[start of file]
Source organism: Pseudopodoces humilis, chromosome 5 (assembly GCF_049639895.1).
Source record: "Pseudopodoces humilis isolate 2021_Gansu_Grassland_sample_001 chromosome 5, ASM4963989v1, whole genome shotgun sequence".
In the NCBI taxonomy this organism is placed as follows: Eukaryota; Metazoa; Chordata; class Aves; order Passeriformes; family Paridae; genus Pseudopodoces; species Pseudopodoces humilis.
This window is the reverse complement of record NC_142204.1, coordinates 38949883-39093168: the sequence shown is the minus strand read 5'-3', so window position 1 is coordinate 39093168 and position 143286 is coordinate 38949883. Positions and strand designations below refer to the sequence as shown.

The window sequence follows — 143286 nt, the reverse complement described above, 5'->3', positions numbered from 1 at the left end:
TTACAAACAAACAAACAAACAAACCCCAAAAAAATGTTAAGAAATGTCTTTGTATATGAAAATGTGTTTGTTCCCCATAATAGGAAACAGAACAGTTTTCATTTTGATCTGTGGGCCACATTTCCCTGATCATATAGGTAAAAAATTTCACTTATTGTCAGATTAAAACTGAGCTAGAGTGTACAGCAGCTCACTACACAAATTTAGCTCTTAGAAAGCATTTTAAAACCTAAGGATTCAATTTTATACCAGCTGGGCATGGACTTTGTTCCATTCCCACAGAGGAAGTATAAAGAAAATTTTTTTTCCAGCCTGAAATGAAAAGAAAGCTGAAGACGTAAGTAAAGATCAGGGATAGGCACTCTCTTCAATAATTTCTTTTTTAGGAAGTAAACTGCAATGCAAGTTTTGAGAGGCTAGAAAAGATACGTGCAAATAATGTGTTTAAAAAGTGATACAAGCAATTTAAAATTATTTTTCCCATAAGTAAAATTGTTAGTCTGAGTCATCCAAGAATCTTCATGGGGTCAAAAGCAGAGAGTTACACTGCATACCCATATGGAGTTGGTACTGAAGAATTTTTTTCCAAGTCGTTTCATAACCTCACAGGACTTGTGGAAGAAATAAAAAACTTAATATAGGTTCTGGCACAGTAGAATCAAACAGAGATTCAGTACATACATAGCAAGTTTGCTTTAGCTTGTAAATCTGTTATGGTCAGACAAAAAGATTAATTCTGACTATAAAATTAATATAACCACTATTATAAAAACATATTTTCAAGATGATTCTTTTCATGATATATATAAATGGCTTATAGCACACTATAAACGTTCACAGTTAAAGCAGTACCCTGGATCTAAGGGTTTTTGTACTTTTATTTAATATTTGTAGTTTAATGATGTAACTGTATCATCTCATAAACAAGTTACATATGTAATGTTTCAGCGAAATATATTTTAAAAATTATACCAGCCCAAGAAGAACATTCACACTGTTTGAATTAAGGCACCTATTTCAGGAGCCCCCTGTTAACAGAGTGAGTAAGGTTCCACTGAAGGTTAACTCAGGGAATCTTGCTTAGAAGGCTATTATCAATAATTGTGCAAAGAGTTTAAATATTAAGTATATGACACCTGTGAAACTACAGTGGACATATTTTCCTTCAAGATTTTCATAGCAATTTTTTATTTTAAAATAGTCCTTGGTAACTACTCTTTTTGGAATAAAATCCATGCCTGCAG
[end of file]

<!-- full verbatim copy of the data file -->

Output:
Source organism: Pseudopodoces humilis, chromosome 5 (assembly GCF_049639895.1).
Source record: "Pseudopodoces humilis isolate 2021_Gansu_Grassland_sample_001 chromosome 5, ASM4963989v1, whole genome shotgun sequence".
In the NCBI taxonomy this organism is placed as follows: Eukaryota; Metazoa; Chordata; class Aves; order Passeriformes; family Paridae; genus Pseudopodoces; species Pseudopodoces humilis.
This window is the reverse complement of record NC_142204.1, coordinates 38949883-39093168: the sequence shown is the minus strand read 5'-3', so window position 1 is coordinate 39093168 and position 143286 is coordinate 38949883. Positions and strand designations below refer to the sequence as shown.

The window sequence follows — 143286 nt, the reverse complement described above, 5'->3', positions numbered from 1 at the left end:
TTACAAACAAACAAACAAACAAACCCCAAAAAAATGTTAAGAAATGTCTTTGTATATGAAAATGTGTTTGTTCCCCATAATAGGAAACAGAACAGTTTTCATTTTGATCTGTGGGCCACATTTCCCTGATCATATAGGTAAAAAATTTCACTTATTGTCAGATTAAAACTGAGCTAGAGTGTACAGCAGCTCACTACACAAATTTAGCTCTTAGAAAGCATTTTAAAACCTAAGGATTCAATTTTATACCAGCTGGGCATGGACTTTGTTCCATTCCCACAGAGGAAGTATAAAGAAAATTTTTTTTCCAGCCTGAAATGAAAAGAAAGCTGAAGACGTAAGTAAAGATCAGGGATAGGCACTCTCTTCAATAATTTCTTTTTTAGGAAGTAAACTGCAATGCAAGTTTTGAGAGGCTAGAAAAGATACGTGCAAATAATGTGTTTAAAAAGTGATACAAGCAATTTAAAATTATTTTTCCCATAAGTAAAATTGTTAGTCTGAGTCATCCAAGAATCTTCATGGGGTCAAAAGCAGAGAGTTACACTGCATACCCATATGGAGTTGGTACTGAAGAATTTTTTTCCAAGTCGTTTCATAACCTCACAGGACTTGTGGAAGAAATAAAAAACTTAATATAGGTTCTGGCACAGTAGAATCAAACAGAGATTCAGTACATACATAGCAAGTTTGCTTTAGCTTGTAAATCTGTTATGGTCAGACAAAAAGATTAATTCTGACTATAAAATTAATATAACCACTATTATAAAAACATATTTTCAAGATGATTCTTTTCATGATATATATAAATGGCTTATAGCACACTATAAACGTTCACAGTTAAAGCAGTACCCTGGATCTAAGGGTTTTTGTACTTTTATTTAATATTTGTAGTTTAATGATGTAACTGTATCATCTCATAAACAAGTTACATATGTAATGTTTCAGCGAAATATATTTTAAAAATTATACCAGCCCAAGAAGAACATTCACACTGTTTGAATTAAGGCACCTATTTCAGGAGCCCCCTGTTAACAGAGTGAGTAAGGTTCCACTGAAGGTTAACTCAGGGAATCTTGCTTAGAAGGCTATTATCAATAATTGTGCAAAGAGTTTAAATATTAAGTATATGACACCTGTGAAACTACAGTGGACATATTTTCCTTCAAGATTTTCATAGCAATTTTTTATTTTAAAATAGTCCTTGGTAACTACTCTTTTTGGAATAAAATCCATGCCTGCAG